"miniaturized processor capable of serving as the central processing unit of a computer," by 1970, from micro- + processor.ETD microprocessor (n.).2

    microscope (n.)

    "optical instrument which by means of a lens or lenses magnifies and renders visible minute objects or details of visible bodies," 1650s, from Modern Latin microscopium, literally "an instrument for viewing what is small;" see micro- + -scope. The dim southern constellation Microscopium was among those introduced by La Caille in 1752.ETD microscope (n.).2

    microscopic (adj.)

    1732, "pertaining to or functioning as a microscope;" see microscope + -ic. Meaning "of minute size" is from 1742. Related: Microscopical (1660s as "pertaining to a microscope"); microscopically.ETD microscopic (adj.).2

    microscopy (n.)

    "act or art of using a microscope; investigation with a microscope," 1660s, from microscope + -y (4).ETD microscopy (n.).2

    microsecond (n.)

    "one millionth of a second," by 1905, from micro- + second (n.).ETD microsecond (n.).2


    computer software company, founded 1975 by Bill Gates and Paul Allen.ETD Microsoft.2

    microspore (n.)

    a smaller-than-usual spore in a plant, or a type of fungus with small spores, 1856, from micro- + spore. Related: Microsporous; microsporidian.ETD microspore (n.).2

    microsurgery (n.)

    "surgery so delicate as to require the use of a microscope," 1912, from micro- + surgery. Related: Microsurgical.ETD microsurgery (n.).2

    microtia (n.)

    "abnormal smallness of the ear," 1881, Medical Latin, from micro- + Greek ous (genitive otos) "ear" (see ear (n.)) + abstract noun ending -ia.ETD microtia (n.).2

    microwave (n.)

    type of electromagnetic wave, 1931, coined in English from micro- + wave (n.). First record of microwave oven is from 1961 (micro-oven also was used); microwave as short for this is attested from 1974; as a verb, from 1976. For a verb, "Better Homes and Gardens: magazine tried micro-cook (1976).ETD microwave (n.).2

    microwavable (adj.)

    by 1982, from microwave + -able.ETD microwavable (adj.).2

    micturate (v.)

    "urinate," by 1835, from micturition; malformed and with an erroneous sense; condemned from its birth.ETD micturate (v.).2

    micturition (n.)

    1725, "the need very badly to urinate," from Latin micturitum, from past participle of micturire "to desire to urinate," desiderative of mingere "to urinate," from PIE root *meigh- "to urinate." As during the final 20 minutes of a 4-hour film after drinking a 32-ounce Mountain Dew from the snack bar and the movie ends with a drawn-out farewell scene while Frodo is standing on the pier and wavelets lap audibly on the dock the whole time as if the director was a sadist set on compounding your torment. Also used, incorrectly, for "act of urinating."ETD micturition (n.).2

    mid (adj.)

    "middle; being the middle part or midst; being between, intermediate," Old English mid, midd from Proto-Germanic *medja- (source also of Old Norse miðr, Old Saxon middi, Old Frisian midde, Middle Dutch mydde, Old High German mitti, German mitte, Gothic midjis "mid, middle"), from PIE root *medhyo- "middle."ETD mid (adj.).2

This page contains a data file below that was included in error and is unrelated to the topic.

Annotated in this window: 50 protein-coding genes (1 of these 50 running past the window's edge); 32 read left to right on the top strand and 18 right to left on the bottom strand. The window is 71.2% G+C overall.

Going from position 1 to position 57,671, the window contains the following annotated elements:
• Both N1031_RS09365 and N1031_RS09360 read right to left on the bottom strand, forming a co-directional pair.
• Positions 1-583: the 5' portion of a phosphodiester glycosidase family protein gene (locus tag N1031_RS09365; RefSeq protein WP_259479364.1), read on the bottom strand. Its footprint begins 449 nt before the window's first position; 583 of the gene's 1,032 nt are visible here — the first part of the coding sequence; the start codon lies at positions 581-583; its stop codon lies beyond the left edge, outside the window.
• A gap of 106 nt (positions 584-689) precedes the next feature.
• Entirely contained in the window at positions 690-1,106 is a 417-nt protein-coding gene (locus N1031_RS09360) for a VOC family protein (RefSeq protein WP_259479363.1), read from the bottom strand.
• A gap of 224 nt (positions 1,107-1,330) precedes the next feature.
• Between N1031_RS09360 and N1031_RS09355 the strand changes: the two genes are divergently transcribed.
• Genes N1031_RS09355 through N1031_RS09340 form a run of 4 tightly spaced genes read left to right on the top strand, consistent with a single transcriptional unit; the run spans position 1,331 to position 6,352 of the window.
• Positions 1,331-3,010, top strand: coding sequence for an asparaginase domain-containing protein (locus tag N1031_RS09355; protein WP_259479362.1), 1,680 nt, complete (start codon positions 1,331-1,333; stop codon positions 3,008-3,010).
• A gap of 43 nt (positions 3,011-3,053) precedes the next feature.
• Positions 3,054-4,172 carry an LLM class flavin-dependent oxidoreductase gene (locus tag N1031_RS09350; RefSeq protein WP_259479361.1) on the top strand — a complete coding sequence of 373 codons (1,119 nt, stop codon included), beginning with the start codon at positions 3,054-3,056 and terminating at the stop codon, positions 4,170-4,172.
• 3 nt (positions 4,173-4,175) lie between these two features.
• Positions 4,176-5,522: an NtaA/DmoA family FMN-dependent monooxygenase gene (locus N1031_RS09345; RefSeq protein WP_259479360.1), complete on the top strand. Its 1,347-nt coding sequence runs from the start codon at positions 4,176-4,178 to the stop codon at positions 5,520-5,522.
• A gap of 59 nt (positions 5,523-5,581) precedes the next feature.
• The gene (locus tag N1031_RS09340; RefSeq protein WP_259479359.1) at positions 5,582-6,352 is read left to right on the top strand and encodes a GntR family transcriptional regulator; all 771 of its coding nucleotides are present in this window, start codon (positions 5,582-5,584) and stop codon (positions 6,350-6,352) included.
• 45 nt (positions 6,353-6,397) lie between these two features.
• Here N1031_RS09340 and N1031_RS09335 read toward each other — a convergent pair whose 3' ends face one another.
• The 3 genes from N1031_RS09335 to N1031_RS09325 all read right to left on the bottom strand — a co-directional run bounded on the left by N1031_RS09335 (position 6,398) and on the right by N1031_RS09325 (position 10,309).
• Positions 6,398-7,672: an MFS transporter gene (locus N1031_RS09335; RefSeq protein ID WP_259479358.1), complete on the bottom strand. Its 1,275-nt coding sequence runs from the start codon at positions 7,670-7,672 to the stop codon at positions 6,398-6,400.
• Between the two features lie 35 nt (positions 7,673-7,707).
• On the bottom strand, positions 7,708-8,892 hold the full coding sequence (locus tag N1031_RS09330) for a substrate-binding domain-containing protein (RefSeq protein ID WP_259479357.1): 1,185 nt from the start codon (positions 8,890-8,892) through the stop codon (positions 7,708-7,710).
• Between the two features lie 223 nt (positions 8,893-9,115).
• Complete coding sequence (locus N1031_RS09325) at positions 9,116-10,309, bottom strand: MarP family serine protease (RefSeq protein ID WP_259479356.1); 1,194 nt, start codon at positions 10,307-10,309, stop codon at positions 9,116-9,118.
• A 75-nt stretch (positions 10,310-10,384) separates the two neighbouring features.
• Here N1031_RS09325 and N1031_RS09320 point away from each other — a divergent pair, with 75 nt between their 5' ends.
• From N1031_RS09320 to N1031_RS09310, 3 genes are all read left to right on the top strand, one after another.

By late Middle English probably felt as a prefix only, and now surviving in English only as a prefix (mid-air, midstream, etc.). Prefixed to months, seasons, etc. from late Old English. As a preposition, "in the middle of, amid" (c. 1400) it is from in midde or a shortened form of amid (compare midshipman) and sometimes is written 'mid.ETD mid (adj.).3

    mid (prep.)

    "with," a preposition formerly in common use but now entirely superseded by with (except in the compound midwife) from Old English mid "with, in conjunction with, in company with, together with, among, at the same time as," and in part from cognate Old Norse mið, from Proto-Germanic *medthi- (source also of Old Saxon mid, Old Frisian mith "together with, with the help of," Dutch met, Old High German and German mit, Danish med, Gothic miþ "with"), from PIE *meti-, suffixed form of root *me- "in the middle" (compare meta-).ETD mid (prep.).2


    ancient king of Phrygia, 1560s; the name is of Phrygian origin. He was given by the gods the gift of turning all he touched to gold, but as this included his food he had to beg them to take it back again. Hence Midas touch (1883). But the oldest references to him in English are to the unrelated story of the ass's ears given him by Apollo for being dull to the charms of his lyre.ETD Midas.2

    mid-afternoon (n.)

    "the middle of the afternoon," c. 1400, from mid (adj.) + afternoon. Earlier in the same sense was mid-overnoon (late 13c.).ETD mid-afternoon (n.).2

    mid-air (n.)

    also midair, "the part of the air between the clouds and the air near the ground," from mid (adj.) + air (n.1).ETD mid-air (n.).2

    mid-Atlantic (n.)

    by 1804, "the middle of the Atlantic Ocean," from mid (adj.) + Atlantic. In U.S. history, Mid-Atlantic states in reference to the middle states on the Atlantic coast is by 1842.ETD mid-Atlantic (n.).2


    "in the middle of one's course," 1560s, from mid (adj.) + course (n.).ETD mid-course.2